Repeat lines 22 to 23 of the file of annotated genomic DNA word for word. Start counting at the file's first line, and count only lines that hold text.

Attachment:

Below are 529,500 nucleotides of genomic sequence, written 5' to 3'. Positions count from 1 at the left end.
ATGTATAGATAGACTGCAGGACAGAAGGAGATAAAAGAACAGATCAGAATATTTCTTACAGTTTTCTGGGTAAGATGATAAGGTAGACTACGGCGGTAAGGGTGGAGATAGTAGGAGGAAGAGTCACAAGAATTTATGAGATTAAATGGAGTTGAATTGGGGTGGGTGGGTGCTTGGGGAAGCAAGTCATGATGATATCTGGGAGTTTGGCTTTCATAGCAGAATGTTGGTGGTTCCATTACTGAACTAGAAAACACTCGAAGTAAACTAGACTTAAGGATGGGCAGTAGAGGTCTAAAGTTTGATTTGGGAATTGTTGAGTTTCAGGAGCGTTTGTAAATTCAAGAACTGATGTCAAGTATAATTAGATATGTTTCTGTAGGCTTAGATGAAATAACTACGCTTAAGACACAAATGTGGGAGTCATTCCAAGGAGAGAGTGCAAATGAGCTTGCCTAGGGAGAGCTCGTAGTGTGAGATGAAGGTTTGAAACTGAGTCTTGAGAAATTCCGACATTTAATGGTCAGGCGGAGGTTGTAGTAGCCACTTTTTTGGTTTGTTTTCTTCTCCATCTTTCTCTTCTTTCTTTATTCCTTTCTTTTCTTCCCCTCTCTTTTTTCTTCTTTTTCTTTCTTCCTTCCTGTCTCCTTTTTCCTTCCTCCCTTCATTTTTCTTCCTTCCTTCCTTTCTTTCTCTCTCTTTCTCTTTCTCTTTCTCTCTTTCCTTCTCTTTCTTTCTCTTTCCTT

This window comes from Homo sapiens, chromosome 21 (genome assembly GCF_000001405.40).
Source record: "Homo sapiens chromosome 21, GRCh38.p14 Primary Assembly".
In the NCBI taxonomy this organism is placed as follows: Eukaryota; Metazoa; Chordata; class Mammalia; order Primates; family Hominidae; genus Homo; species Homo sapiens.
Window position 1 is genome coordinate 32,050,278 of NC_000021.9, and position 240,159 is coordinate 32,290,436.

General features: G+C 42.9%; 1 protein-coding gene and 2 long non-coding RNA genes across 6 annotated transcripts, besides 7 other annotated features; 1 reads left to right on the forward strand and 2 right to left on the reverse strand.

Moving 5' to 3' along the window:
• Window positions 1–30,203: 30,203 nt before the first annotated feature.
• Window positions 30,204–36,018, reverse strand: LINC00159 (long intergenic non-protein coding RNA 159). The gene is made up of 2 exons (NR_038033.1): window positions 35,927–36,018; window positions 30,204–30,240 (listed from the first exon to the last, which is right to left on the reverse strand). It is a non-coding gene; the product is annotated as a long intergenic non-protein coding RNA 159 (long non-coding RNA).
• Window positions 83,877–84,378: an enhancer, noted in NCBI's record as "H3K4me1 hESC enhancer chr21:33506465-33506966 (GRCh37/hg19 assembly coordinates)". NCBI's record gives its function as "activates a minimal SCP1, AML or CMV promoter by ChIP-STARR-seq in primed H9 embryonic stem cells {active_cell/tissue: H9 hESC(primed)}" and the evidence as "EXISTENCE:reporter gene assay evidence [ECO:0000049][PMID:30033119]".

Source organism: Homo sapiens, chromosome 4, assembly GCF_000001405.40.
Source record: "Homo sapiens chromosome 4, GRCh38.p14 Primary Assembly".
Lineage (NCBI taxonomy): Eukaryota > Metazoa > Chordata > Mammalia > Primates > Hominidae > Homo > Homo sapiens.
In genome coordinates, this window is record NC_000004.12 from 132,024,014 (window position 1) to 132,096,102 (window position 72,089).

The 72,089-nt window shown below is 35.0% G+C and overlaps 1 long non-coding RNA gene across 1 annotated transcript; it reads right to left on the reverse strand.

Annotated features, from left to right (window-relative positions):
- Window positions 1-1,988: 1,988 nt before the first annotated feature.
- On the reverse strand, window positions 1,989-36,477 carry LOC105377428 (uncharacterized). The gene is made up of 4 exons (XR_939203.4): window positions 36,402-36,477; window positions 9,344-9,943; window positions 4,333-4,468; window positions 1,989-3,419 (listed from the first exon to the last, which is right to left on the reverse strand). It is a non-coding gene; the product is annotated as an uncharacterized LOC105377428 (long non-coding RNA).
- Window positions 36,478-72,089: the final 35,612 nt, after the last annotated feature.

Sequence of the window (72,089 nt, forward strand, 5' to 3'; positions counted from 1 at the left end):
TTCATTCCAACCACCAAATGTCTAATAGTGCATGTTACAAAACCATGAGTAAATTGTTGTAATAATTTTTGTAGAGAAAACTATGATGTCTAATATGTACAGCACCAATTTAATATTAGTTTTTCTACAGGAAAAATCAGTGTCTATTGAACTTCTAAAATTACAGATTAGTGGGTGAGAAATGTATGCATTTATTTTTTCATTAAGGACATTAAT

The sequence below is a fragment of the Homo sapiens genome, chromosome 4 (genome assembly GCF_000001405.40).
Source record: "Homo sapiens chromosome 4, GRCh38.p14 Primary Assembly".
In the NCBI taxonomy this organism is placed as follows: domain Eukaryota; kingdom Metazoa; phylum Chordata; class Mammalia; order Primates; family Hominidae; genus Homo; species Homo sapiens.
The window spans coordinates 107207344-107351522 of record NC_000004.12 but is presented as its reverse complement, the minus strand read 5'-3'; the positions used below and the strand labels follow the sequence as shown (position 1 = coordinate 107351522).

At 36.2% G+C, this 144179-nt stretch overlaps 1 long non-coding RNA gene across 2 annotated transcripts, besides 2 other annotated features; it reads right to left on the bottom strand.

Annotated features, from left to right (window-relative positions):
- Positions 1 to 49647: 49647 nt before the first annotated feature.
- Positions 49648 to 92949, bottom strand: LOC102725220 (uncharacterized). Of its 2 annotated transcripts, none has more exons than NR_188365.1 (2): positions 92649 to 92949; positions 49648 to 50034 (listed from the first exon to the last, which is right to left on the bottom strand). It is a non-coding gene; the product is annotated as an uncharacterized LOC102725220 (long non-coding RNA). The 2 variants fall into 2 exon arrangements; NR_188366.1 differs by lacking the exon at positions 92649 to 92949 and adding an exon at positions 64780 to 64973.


TTCATTCCAACCACCAAATGTCTAATAGTGCATGTTACAAAACCATGAGTAAATTGTTGTAATAATTTTTGTAGAGAAAACTATGATGTCTAATATGTACAGCACCAATTTAATATTAGTTTTTCTACAGGAAAAATCAGTGTCTATTGAACTTCTAAAATTACAGATTAGTGGGTGAGAAATGTATGCATTTATTTTTTCATTAAGGACATTAAT

The sequence below is a fragment of the Homo sapiens genome, chromosome 4 (genome assembly GCF_000001405.40).